That is an exemplary microcosm of the paradoxical nature of all video games, I feel. While games are, just like toys, meant to be fun, they all have their own manner of puzzles, stresses, and challenges, and the existence of all of those things only serve to magnify the overall feeling of accomplishment for my efforts. Despite its striking flaws, I’m glad I played Dragon Warrior, one of the catalysts for sparking the Japanese RPG interest worldwide. It is precisely those flaws that helped me realize the inevitability of stress on the player in video games, and how it can be used in impactful ways.
The 8-Bit Review
Some may find the original NES graphics to be crude, but I find them charming, and just simplistic enough to not seem overly clunky. No sprite, tile or animation seems out of place. The SFC port looks extremely eye-popping and pretty, but the upscaled graphics in such a plain world can magnify the monotony of its aesthetic. The world would benefit from more landmarks and a larger NPC population in both versions, as the trek through the world map might be difficult to navigate when everything looks similar. The interface and menu system are handy for the most part, but it’s unfortunate that there’s no way to examine what an item does before buying it at a shop.
I am not impressed by the music in most of the Dragon Quest series–mainly because a lot of the same tracks are reused throughout its games, and most of those tracks are just not exciting to my ears. None of the songs have any percussion, so there’s no driving rhythm behind them. There are definitely some great compositions, especially the Overture and the Castle Theme (which are both used throughout the series), but I found that the bulk of the soundtrack was nothing too memorable.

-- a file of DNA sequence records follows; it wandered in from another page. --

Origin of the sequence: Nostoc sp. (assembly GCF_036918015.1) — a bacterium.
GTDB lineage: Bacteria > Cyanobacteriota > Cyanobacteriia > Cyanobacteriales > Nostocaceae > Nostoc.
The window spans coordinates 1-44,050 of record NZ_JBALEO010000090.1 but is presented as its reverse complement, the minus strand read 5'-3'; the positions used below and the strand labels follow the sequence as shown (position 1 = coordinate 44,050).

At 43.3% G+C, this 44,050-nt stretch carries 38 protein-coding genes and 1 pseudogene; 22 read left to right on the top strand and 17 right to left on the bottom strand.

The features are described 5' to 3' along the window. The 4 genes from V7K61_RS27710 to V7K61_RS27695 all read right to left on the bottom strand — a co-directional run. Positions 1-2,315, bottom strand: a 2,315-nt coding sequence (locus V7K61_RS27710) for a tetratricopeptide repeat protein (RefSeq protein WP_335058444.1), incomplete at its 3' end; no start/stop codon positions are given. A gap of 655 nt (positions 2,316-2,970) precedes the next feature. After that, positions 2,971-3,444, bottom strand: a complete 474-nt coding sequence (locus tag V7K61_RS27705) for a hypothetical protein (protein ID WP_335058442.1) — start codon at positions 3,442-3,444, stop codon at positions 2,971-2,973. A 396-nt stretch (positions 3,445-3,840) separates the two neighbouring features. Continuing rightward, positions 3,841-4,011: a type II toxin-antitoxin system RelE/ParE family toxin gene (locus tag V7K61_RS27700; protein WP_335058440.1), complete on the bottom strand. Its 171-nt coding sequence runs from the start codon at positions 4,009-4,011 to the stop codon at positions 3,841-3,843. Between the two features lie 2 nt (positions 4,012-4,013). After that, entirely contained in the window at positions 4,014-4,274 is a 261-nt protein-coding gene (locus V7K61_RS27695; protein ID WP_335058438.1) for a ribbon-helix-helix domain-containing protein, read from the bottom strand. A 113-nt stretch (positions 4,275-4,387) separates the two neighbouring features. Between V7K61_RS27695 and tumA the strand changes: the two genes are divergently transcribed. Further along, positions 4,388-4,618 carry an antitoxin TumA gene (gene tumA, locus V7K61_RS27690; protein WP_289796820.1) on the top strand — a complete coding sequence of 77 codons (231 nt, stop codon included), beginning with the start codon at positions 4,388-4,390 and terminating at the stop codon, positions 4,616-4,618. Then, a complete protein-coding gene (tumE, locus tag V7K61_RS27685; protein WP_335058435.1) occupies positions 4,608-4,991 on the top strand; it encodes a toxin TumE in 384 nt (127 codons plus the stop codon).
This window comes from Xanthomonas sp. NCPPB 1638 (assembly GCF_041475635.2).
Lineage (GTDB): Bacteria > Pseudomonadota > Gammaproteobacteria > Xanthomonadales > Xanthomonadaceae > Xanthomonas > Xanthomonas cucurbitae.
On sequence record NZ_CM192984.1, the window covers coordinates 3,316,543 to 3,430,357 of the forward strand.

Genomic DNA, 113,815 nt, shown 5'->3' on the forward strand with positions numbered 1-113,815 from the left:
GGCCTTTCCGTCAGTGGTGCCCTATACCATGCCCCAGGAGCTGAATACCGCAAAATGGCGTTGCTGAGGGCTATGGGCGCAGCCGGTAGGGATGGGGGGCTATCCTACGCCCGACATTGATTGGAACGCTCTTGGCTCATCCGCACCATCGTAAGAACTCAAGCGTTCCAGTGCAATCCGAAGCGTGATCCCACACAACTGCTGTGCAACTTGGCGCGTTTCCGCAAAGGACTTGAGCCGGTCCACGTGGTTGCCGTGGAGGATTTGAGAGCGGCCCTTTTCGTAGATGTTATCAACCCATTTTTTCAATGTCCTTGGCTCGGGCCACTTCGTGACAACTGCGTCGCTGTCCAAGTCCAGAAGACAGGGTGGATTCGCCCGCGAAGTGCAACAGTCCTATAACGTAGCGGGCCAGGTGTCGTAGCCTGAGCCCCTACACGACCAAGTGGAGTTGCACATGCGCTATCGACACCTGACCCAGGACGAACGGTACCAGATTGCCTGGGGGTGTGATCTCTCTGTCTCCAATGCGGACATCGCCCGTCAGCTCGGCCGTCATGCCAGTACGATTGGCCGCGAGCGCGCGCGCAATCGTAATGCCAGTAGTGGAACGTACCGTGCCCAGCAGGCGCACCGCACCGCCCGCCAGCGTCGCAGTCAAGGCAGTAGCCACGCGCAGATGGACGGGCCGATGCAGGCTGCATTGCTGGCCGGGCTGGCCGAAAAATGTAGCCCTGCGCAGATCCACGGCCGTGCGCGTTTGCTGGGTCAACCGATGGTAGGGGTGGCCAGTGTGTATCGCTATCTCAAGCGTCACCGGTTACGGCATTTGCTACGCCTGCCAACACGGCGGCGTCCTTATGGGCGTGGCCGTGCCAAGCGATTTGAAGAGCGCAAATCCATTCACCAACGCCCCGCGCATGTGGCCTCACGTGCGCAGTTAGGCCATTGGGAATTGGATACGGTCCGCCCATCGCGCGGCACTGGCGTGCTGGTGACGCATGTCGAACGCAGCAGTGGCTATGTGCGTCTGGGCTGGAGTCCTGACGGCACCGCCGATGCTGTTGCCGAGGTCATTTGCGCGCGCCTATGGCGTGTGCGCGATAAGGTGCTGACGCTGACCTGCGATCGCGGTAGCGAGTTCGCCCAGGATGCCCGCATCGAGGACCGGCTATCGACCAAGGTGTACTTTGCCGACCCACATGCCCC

The game is the Japanese RPG in its rawest, most simplistic form. There’s nothing very strategic about the battle system. Still, the way the player is punished for death, the limited inventory system, and the dependence on grinding for cash and experience creates an engaging tension, begging the player to get to the next save point to catch their breath. Battles can be fast-paced at the control of the player, and so despite there being a high encounter rate for random battles, they are mostly all over relatively quickly. Unfortunately, exploration seems to be a discouraged, except for when the player arrives in a new town.
While the plot of Dragon Quest is simplistic, just as its gameplay is, its true strength lies in how its story is told. When the player embarks on a sidequest with a minor NPC, any sort of story can unfold in a cute and charming way, from uniting two lovers by delivering messages between them, delivering items across the world, saving an entire city from an evil menace, and so on and so forth. The real weight of the player’s actions are felt throughout the world, as NPC dialogue reacts depending on their heroic accomplishments. The writing itself is well-crafted, utilizing different English dialects and accents to add depth and personality.